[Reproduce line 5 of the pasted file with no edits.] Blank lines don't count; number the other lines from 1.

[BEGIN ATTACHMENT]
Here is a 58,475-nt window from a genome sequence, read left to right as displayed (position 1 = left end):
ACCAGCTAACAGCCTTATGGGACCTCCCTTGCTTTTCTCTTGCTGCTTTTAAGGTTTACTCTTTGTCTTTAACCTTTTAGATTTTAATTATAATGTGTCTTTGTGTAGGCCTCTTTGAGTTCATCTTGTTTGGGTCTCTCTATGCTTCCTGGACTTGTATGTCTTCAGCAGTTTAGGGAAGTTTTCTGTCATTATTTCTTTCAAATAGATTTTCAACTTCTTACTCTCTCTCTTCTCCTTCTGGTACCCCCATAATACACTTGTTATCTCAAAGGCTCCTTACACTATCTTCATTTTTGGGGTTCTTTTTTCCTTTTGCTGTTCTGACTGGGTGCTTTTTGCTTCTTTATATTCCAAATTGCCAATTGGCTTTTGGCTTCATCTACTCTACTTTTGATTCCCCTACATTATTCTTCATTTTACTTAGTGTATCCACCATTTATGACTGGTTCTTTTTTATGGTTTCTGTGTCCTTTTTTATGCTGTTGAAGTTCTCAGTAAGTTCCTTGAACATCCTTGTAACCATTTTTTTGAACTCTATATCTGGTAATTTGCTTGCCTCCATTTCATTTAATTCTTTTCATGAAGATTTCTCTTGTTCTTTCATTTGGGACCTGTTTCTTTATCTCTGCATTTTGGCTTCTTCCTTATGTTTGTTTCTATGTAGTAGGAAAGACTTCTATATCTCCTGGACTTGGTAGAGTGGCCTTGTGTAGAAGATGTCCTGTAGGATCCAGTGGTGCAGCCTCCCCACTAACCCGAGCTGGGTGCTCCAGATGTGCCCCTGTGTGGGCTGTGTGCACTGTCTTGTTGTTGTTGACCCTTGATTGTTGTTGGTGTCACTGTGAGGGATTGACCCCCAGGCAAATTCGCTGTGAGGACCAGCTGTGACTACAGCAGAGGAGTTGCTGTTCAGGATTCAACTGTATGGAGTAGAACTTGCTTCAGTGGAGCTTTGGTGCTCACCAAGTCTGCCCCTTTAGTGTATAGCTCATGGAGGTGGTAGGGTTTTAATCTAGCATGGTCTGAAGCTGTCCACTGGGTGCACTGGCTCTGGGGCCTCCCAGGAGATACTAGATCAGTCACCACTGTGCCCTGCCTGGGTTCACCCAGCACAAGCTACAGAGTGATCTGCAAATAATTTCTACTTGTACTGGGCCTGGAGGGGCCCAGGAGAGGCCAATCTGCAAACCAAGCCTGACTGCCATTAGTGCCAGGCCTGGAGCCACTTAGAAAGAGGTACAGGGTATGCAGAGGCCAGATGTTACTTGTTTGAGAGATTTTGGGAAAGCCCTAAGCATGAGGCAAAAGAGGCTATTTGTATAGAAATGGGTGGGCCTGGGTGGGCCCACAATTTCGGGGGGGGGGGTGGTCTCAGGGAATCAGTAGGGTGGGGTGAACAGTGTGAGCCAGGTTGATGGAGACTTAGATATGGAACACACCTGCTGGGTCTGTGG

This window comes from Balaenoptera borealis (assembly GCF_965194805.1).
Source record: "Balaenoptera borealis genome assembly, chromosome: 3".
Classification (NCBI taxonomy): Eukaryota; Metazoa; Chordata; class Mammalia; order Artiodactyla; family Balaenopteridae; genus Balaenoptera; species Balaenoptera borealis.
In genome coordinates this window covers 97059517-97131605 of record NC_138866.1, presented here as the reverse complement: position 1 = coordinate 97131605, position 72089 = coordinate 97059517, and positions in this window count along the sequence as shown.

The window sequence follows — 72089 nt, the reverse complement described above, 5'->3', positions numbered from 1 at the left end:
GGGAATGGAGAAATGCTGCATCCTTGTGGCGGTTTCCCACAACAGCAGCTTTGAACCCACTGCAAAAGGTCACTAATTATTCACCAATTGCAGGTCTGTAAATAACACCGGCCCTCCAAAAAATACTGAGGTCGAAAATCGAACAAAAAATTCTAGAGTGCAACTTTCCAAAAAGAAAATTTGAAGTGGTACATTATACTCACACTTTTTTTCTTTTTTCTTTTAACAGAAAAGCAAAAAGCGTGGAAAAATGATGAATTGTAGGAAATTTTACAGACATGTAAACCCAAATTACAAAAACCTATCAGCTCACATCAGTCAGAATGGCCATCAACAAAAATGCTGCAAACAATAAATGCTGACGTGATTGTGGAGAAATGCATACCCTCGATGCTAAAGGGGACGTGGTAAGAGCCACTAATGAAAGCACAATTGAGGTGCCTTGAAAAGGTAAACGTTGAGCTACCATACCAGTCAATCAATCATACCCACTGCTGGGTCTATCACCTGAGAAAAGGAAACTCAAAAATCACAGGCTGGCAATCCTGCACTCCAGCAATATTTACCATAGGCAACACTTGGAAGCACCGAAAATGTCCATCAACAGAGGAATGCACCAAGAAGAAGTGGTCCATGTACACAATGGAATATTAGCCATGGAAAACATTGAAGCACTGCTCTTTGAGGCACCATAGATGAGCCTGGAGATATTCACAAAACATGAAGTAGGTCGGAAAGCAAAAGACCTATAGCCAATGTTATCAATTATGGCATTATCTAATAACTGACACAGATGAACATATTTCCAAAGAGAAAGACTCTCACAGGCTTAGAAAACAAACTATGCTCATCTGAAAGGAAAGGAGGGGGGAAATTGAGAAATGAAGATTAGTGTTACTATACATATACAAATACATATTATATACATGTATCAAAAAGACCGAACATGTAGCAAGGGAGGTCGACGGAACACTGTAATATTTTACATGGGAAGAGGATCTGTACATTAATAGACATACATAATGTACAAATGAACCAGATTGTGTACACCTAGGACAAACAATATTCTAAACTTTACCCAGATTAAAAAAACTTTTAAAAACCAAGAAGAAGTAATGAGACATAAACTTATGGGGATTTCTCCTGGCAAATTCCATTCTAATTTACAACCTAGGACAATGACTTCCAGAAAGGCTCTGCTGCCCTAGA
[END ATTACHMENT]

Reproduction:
Classification (NCBI taxonomy): Eukaryota; Metazoa; Chordata; class Mammalia; order Artiodactyla; family Balaenopteridae; genus Balaenoptera; species Balaenoptera borealis.